But questions still remain about the conduct of the Crown Office and Procurator Fiscal Service, which surely had a duty to weigh the credibility of the Post Office evidence on Horizon before taking prosecutions here. We know that concerns were raised about the integrity of the Horizon system with the Crown Office in 2013, but it was a further two years before a decision was taken to discontinue prosecutions that relied on that evidence.

We also know that there were 11 cases which have been identified in which individual prosecutors decided to suspend consideration of proceedings and thereafter take no further action, as a direct result of their concerns with the accuracy of the Horizon system. Why was this not ringing alarm bells at the top?

Whilst it is good to see legislation in Westminster and Scotland proceeding, and compensation being paid to those treated so unjustly, serious questions remain about the prosecution service in Scotland. Attempting to throw up chaff by SNP ministers by making this a constitutional fight won’t make these serious questions disappear.

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We should welcome new nuclear power station

Any hopes that John Swinney’s appointment as the new First Minister and leader of the SNP would lead to a more consensual approach towards the UK Government were quickly dispelled last week with his reaction to the Secretary of State’s announcement that he was considering building a new nuclear reactor in Scotland.

Appearing before the Lords Constitution Committee on Wednesday last week, Alister Jack told peers that he had asked the Energy Minister to plan for a small nuclear reactor for Scotland, believing that in 2026, after the next Scottish Parliament election, there would be a pro-UK government elected at Holyrood which would be prepared to give such a development permission.

The reaction was predictably furious from the SNP, with the new First Minister describing it as “menacing”. It might have been hoped that, freed from the shackles of the coalition with the Greens at Holyrood, the SNP would take a more pragmatic approach towards energy policy in Scotland, but it seems that is not the case.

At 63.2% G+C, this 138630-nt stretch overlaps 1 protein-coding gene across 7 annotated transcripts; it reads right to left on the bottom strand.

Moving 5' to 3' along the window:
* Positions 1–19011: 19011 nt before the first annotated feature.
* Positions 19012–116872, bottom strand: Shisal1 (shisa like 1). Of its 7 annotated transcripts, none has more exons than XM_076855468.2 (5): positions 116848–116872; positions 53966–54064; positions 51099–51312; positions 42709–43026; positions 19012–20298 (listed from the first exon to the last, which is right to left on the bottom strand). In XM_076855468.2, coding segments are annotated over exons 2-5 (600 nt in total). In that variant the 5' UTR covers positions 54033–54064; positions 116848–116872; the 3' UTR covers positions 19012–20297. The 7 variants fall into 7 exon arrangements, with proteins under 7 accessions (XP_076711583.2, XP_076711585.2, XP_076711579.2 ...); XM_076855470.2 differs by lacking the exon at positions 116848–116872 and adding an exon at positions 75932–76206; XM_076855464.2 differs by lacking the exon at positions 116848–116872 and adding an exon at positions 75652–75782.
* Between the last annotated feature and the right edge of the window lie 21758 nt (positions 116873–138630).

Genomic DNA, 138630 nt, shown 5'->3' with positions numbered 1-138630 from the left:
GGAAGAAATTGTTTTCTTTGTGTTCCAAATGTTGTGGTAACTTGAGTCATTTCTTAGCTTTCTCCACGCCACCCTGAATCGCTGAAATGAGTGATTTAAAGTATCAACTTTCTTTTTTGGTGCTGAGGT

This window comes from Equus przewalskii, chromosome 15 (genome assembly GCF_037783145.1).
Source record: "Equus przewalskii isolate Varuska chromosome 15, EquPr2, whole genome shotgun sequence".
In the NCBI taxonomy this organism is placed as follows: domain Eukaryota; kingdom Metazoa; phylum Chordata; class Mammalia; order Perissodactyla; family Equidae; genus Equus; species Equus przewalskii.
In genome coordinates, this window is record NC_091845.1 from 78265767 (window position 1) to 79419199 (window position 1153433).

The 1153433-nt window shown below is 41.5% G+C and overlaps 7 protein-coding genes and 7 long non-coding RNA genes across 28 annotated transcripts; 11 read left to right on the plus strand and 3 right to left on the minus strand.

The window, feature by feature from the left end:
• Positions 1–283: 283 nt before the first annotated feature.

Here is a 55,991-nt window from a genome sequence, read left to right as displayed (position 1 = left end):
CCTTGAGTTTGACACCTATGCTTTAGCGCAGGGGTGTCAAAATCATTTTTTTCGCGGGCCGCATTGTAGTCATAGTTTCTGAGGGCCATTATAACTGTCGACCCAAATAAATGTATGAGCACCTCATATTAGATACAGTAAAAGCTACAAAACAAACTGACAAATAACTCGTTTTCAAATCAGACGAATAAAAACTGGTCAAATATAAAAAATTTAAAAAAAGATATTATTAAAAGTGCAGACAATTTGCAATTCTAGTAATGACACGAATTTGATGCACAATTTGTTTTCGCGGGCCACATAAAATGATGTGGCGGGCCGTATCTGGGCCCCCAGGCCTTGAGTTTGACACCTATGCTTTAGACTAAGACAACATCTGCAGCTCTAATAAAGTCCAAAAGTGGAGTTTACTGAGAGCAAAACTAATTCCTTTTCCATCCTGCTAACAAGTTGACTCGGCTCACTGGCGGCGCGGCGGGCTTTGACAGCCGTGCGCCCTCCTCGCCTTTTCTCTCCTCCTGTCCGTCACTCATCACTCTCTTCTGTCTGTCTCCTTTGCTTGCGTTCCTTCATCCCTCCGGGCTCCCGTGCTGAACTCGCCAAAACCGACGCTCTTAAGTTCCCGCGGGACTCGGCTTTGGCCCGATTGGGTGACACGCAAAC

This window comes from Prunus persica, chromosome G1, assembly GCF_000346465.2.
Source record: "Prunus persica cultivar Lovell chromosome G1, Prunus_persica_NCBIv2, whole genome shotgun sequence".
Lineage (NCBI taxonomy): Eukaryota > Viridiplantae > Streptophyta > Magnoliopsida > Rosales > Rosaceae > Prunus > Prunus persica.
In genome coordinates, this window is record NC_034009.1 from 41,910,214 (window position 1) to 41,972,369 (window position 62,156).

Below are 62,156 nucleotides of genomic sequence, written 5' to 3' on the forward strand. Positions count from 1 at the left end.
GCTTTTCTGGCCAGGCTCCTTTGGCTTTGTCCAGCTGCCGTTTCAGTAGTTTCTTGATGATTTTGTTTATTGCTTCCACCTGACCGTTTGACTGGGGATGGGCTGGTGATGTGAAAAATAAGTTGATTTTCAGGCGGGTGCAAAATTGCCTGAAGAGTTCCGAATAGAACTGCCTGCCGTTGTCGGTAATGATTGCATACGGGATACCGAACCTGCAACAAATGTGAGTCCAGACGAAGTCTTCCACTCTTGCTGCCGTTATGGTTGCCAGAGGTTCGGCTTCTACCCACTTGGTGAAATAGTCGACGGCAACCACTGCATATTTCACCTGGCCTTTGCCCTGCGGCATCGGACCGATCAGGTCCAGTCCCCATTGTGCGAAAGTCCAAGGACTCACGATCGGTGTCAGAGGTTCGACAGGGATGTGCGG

It is, of course, the position under the devolution settlement that planning powers are devolved to Holyrood and there has never been any suggestion from the Secretary of State, or anyone else in the UK Government, that that should change. Once again, we have the SNP playing constitutional games in trying to suggest that somehow Westminster would overrule devolution to see a nuclear reactor built here. But that was never what Alister Jack suggested, rather that a different Holyrood administration would take a more sensible approach towards our energy policy.

Nuclear power may be contentious, but those with a real interest in energy policy recognise that it has an important part to play in terms of meeting our net-zero ambitions in an affordable and reliable manner. We cannot rely entirely on renewables, which may provide intermittent power. Nuclear, which provides base load in low-carbon fashion, has to be part of our energy mix.

Scotland led the way for many years in developing the nuclear industry at sites such as Dounreay, Torness, Hunterston and Chapelcross. That expertise can still be put to good use, and we should welcome the opportunity that a new generation of reactors can provide.

Murdo Fraser is a Scottish Conservative MSP for Mid-Scotland and Fife